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2003 SBS delayed startup

Posted on 2004-04-05
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Last Modified: 2010-04-19
I have just setup an sbs 2003 server, things were going OK but now the server has decided to pause for an extended period during startup at the point where the dialog says "Applying Computer Settings" - by extended period I mean 2-3 hours. File shares etc are avaliable during this period.  When the logon finially appears it also to 2-3 hours "Applying Settings" to logon. Once logged in everything appears to be working OK except I cannot view network connection properties.  The event logs don't show anything remarakable.  Any ideas?
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Question by:matthewmacalister
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6 Comments
 
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What90 earned 63 total points
ID: 10763468
This could well be due to you DNS not correctly configured.


Check your DNS server settings and see if all the pointers are directed to the server's ip address and FQDN.

Run the basic tests to see if you can do NSlookups and try a netdiag /fix against the server too.
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Assisted Solution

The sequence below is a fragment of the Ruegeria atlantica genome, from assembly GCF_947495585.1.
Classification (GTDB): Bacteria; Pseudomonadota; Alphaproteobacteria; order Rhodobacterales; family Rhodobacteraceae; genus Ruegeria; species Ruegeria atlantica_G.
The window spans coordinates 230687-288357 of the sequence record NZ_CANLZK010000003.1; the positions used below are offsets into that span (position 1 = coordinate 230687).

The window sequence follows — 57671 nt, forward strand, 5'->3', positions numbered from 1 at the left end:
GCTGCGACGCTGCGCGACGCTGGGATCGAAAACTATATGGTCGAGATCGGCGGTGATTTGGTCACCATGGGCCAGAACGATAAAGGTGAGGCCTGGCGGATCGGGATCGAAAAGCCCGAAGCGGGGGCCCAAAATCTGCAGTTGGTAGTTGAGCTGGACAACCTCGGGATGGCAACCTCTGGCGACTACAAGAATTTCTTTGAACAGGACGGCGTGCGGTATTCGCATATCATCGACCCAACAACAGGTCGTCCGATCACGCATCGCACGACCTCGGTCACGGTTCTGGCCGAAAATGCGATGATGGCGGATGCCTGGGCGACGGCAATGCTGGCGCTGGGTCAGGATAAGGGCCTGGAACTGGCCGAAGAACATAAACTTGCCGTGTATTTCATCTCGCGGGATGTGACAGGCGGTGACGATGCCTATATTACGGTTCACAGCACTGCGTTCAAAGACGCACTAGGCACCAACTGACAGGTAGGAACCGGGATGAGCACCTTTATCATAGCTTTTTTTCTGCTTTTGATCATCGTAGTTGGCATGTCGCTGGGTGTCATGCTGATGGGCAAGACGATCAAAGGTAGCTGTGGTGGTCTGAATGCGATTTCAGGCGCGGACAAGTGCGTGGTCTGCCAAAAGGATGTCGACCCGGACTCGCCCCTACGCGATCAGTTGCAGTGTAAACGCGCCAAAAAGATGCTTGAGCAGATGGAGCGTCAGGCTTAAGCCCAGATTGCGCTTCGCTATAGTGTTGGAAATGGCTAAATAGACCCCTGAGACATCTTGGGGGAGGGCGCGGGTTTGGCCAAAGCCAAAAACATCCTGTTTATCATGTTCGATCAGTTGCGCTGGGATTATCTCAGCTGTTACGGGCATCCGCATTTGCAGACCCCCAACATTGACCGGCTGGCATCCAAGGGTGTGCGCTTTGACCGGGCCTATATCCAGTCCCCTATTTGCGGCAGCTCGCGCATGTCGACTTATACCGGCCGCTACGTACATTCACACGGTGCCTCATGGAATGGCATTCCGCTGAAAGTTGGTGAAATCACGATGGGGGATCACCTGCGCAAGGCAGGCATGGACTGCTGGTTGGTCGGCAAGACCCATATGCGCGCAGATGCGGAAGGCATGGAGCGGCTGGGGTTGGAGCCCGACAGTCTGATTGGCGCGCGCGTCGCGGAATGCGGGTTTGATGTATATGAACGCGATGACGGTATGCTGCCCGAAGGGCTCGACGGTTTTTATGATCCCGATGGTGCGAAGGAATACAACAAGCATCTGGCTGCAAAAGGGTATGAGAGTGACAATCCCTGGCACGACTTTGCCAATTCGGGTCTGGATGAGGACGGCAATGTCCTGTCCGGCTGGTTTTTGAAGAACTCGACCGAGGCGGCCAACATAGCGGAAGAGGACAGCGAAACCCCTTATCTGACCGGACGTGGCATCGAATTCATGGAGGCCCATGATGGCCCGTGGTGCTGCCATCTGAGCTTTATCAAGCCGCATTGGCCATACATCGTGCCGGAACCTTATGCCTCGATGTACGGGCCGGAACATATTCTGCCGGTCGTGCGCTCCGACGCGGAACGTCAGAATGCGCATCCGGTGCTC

by:wrsinclair
wrsinclair earned 62 total points
ID: 10943867
Check the timestamps in the Application Event Log and see what's taking so long to start.
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Expert Comment

by:katznet
ID: 13811272
I recently responded to and emergency call at a client running Windows 2003 Server where the logon was slowing down at "applying settings". In this situation, I had enabled verbose login in the local policy to see if I could pinpoint where the process was bogging down. Turns out that there was a problem with Active Directory - it would not load properly. Given enough time, perhaps an hour, the server would arrive at the login prompt. Logging in would then take another hour. Connecting using the remote desktop yielded the same results.

Finding only limited information on the Internet, I called the best "road warrior" I know who has tons of Windows 2000 and 2003 experience. His solution was to log in using "Active Directory Services Restore Mode: Hiit F8 repeatedly on Startup and arrive at the "safe mode" selection screen. One of the options  to choose is "Active Directory Services Restore Mode". Choose that one. Warning: You will need the first "local" administrator password (often the same as the current Domain Admin password OR often a blank password), and later on, possibly the Active Directory Services restore password, and which is created when AD is installed. Simply booting to AD Services Restore mode seemed to fix the problem. I then rebooted to normal mode, the server logged in without a hitch, however, upon subsequent reboots, I had to repeat the process, which indicates a problem with Active Directory. I may have to restore AD from backup in AD Restore mode, and understand that you have to change your backup services (in this case Veritas Backup Exec) to use the System account AND perform an authoritative restore. Don't try this unless your really comfortable doing it, otherwise call a more experienced tech.
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